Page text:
I don’t believe that future governments will indefinitely continue to fund farming subsidies against a raft of other priorities such as the NHS, Education and Security.

 

"Given that the last three governments have all called for the CAP to be cut or scrapped it is not credible to argue that subsidies will last forever.

“The EU and the CAP are far from perfect but the risk to farming from being outside are immense and a gamble we cannot afford”.

Who is backing Farmers for Britain?

Name Farm Region
Dr Mary Abbott Former editor of Inside Track magazine/ fruit farmer South West
Stuart Agnew MEP MEP representing the East of England East
Johnnie Arkwright Hatton Estate owner West Midlands
Colin Barker Longfield Farm East
Nigel Baxter Baxter Farming East Midlands
James Boughey Piddletrenthide Farms South West
Duff Burrell Ex-chairman National Beef Association North East
Alistair Cargill Cargill Farms Ltd East
Alan Carter Woodhill Farm South West
Andrew RT Davies MP MP for Shipley West Yorkshire
Patrick de Pelet Lowther Park Farms Limited South West
Charles Dingwall C & J Dingwall South East
John Dodd J W & G A Dodd South West
Maurice Durbin Dairy Farmer, Somerset South West
David Eyles Retired farmer South West
Charlie Flindt Farmer and Columnist at Farmers' Weekly South East
Jamie Foster Agricultural Solicitor South West
Richard Haddock Brokenbury Quarry South West
David Handley Chairman - Farmers for Action South East
Matthew Herriott Agricultural Contractor of The White House Farm North East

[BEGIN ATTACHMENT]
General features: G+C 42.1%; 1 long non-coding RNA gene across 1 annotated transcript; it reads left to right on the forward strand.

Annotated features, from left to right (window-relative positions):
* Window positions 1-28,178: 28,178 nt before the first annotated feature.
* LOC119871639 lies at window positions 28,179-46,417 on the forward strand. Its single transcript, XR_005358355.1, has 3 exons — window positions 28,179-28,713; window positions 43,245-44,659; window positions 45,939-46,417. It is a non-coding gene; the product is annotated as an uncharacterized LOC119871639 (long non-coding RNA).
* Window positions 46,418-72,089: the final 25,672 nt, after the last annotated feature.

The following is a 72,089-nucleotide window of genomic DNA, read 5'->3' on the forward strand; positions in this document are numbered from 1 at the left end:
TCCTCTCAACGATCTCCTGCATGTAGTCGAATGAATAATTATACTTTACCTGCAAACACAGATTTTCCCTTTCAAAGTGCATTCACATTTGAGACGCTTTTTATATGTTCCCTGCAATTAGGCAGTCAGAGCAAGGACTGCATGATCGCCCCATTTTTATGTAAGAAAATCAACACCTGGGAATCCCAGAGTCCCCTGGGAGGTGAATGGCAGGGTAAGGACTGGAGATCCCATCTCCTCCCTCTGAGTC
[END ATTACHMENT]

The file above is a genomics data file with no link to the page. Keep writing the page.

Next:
Wanda Hill Quarry Farm South
Mathew House Mathew House South West
John Howard Heslaker Farm North Yorkshire
Leslie Kaye Couchmans Farm West Midlands
Chris Kynaston Nant Ucha Farm Wales
Elizabeth Lewis Scientific & Regulatory adviser, Feed Ingredients Wales
Chris Loder Ryalls Farm South West
John Loftus Mixed Farmer, Preese Hall North West
Stephen Lomax Bow Wood Farms LImited Wales
Rupert Lowe Ravenswell Farmhouse South West
Keith MacMillan Land Owner North West
John Mason Mason Farms LLP South West
James Mcilwraith Solland Stud Farm South West
Alison Monk Former Economics Lecturer at Harper Adams University Yorkshire
Tim Page TAC Page & Partners Wiltshire
Robert Pascall Clock House Farm South East
Malcolm and Judy Pearce Lady Farm South West
Geoff Pickering Farmer Yorkshire
Colin Martin Rayne J Rayner & Sons Ltd East
Ben Redman Herd Manager South East
Matt Ridley Blagdon Hall North East
Andy Saunders Scotch Coultard North East
Michael Seals Hall Farm East Midlands
William Henry Slinger Spring House Farm North West
India Snow Hill Farm South West
Philip Tong Ash Tree Farm East Midlands
Gini Trower Stanstead Bury Farm East
Joe Wheeler Assistant Herd Manager West Midlands
Tom White Turville Park Farm South East
Lady Ann and Sir Nicholas Winterton Whitehall Farm North West
Stephen Withers Upper Hundalee Farm Scotland
Bill and Eric Wright Wright's Agriculture Ltd. East Midlands